The BSD variants make it difficult to quickly determine your iSCSI initiator name or iqn but I’m told they are working on a solution. While sniffing packets is an effective method of discovery, it’s simply far to cumbersome in a busy IT shop. If you know of an easier way to display the initiator please add a comment below and I’ll post it. This post is a followup to my previous list of ways to display initiators on various platforms. I have not tested this with the other BSD variants but assume the packets would be the same.
1) Install Wireshark on the NetBSD server.
> pkg_add wireshark
2) Make sure iscsi is started on the NetBSD server.
3) Add your storage array (your target that will present the lun)
> iscsictl add_send_target -a 10.10.10.11
Added Send Target 1
4) Refresh your target list.
> iscsictl refresh_targets
5) List your targets.
> iscsictl list_targets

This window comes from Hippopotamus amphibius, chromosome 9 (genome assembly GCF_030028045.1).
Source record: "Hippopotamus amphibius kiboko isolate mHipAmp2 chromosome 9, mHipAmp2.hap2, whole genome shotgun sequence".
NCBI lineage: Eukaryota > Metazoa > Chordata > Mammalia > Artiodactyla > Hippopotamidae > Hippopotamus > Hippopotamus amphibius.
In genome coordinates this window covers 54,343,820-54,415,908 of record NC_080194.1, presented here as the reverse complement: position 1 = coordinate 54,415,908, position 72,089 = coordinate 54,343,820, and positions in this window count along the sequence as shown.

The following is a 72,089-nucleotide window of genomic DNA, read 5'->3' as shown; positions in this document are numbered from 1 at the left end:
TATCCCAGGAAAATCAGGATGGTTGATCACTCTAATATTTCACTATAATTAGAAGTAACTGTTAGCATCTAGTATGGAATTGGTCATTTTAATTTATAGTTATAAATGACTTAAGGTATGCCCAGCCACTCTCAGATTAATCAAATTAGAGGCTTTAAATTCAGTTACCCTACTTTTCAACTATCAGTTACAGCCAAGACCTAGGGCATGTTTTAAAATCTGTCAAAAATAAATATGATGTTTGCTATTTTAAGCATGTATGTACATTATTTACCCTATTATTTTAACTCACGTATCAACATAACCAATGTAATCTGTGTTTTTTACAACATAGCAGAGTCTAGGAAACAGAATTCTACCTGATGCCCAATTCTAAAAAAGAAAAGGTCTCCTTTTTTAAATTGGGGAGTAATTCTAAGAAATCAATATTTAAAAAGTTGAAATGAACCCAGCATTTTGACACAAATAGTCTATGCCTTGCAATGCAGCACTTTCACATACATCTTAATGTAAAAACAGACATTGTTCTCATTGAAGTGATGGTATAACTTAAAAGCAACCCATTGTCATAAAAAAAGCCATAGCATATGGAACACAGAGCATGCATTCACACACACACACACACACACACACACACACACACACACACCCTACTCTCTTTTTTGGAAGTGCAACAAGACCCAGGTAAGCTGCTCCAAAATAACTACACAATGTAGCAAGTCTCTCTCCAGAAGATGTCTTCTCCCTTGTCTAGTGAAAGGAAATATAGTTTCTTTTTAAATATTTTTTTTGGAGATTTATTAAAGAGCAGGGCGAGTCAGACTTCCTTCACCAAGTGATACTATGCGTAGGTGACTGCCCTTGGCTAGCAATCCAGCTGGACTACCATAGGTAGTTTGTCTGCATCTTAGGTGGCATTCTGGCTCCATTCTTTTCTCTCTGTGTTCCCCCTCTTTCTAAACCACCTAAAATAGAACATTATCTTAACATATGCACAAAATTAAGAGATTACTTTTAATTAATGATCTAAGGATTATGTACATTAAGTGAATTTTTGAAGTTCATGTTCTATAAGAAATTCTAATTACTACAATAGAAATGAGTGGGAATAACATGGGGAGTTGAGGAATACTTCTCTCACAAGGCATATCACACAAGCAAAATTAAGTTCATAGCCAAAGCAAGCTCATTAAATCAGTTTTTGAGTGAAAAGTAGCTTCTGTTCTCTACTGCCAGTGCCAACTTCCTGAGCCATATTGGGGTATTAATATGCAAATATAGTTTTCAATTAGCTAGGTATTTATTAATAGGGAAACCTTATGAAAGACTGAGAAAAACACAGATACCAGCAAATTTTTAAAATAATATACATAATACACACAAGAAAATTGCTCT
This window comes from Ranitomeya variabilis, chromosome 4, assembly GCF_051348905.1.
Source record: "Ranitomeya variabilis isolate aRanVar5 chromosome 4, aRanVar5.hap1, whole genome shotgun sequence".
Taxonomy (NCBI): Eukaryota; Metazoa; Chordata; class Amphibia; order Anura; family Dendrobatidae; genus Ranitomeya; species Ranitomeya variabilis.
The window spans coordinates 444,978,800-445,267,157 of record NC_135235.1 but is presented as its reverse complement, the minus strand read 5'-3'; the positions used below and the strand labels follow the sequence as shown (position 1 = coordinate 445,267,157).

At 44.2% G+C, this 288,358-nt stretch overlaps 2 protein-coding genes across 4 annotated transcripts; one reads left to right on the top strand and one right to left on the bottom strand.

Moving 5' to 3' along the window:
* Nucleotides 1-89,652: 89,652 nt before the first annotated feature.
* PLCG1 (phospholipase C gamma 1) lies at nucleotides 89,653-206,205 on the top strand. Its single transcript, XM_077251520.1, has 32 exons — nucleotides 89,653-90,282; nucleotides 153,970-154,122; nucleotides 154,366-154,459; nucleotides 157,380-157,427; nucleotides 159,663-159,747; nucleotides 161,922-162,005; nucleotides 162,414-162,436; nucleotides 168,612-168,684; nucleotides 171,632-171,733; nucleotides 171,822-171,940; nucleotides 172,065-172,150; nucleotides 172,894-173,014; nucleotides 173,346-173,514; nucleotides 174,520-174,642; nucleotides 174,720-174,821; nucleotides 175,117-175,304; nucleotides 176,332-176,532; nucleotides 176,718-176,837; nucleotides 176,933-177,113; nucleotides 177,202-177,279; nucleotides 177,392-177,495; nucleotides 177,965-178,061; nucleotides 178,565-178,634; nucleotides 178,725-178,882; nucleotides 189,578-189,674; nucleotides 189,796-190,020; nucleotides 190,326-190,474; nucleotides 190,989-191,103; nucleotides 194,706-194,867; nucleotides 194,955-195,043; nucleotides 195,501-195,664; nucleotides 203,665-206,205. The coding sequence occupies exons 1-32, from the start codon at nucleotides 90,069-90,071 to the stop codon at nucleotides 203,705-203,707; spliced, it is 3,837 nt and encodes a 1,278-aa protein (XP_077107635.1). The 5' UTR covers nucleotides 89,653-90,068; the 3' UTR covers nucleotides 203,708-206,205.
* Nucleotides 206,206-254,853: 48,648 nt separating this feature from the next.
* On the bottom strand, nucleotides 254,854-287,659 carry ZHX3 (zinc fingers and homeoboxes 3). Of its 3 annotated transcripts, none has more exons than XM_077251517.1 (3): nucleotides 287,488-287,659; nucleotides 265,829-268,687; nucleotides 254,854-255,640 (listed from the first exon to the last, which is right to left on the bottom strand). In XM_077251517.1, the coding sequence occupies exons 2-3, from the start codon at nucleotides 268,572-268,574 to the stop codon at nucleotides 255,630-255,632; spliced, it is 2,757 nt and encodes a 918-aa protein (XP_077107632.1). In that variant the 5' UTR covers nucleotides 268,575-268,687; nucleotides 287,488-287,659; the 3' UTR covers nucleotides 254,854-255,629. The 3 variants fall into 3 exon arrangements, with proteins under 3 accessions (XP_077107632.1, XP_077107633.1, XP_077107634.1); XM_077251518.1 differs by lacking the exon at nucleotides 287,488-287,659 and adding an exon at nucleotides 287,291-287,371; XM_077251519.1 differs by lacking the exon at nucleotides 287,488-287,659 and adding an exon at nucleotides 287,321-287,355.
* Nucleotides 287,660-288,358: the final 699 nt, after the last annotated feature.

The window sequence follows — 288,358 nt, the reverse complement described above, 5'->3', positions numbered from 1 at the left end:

6) Launch Wireshark.
6a) In the Wireshark GUI, click Capture > Start to initiate packet sniffing.
8) Login to the target. In this case we’ll use target 2.
> iscsictl login -P 2
Created Session 2, Connection 1
9) List your iscsi session with your target (storage array).
> iscsictl list_sessions
Session 2: Target iqn.1992-08.com.netapp:sn.84167939
10) Stop the packet sniffing.
a) Click on Capture > Stop.
Note: click image to enlarge. The next two steps are depicted in this image.
b) In the upper left, in the Filter: field enter “iscsi.isid” without the quotes and on the right click Apply.
11) Select the first packet from your server. In the middle expand iSCSI (Login Command), and then expand Key/Value Pairs. The first entry should list the InitiatorName= value. That is your iSCSI initiator or host iqn. In this case it’s iqn.1994-04.org.netbsd:iscsi.nbsd611.lab.slice2.com.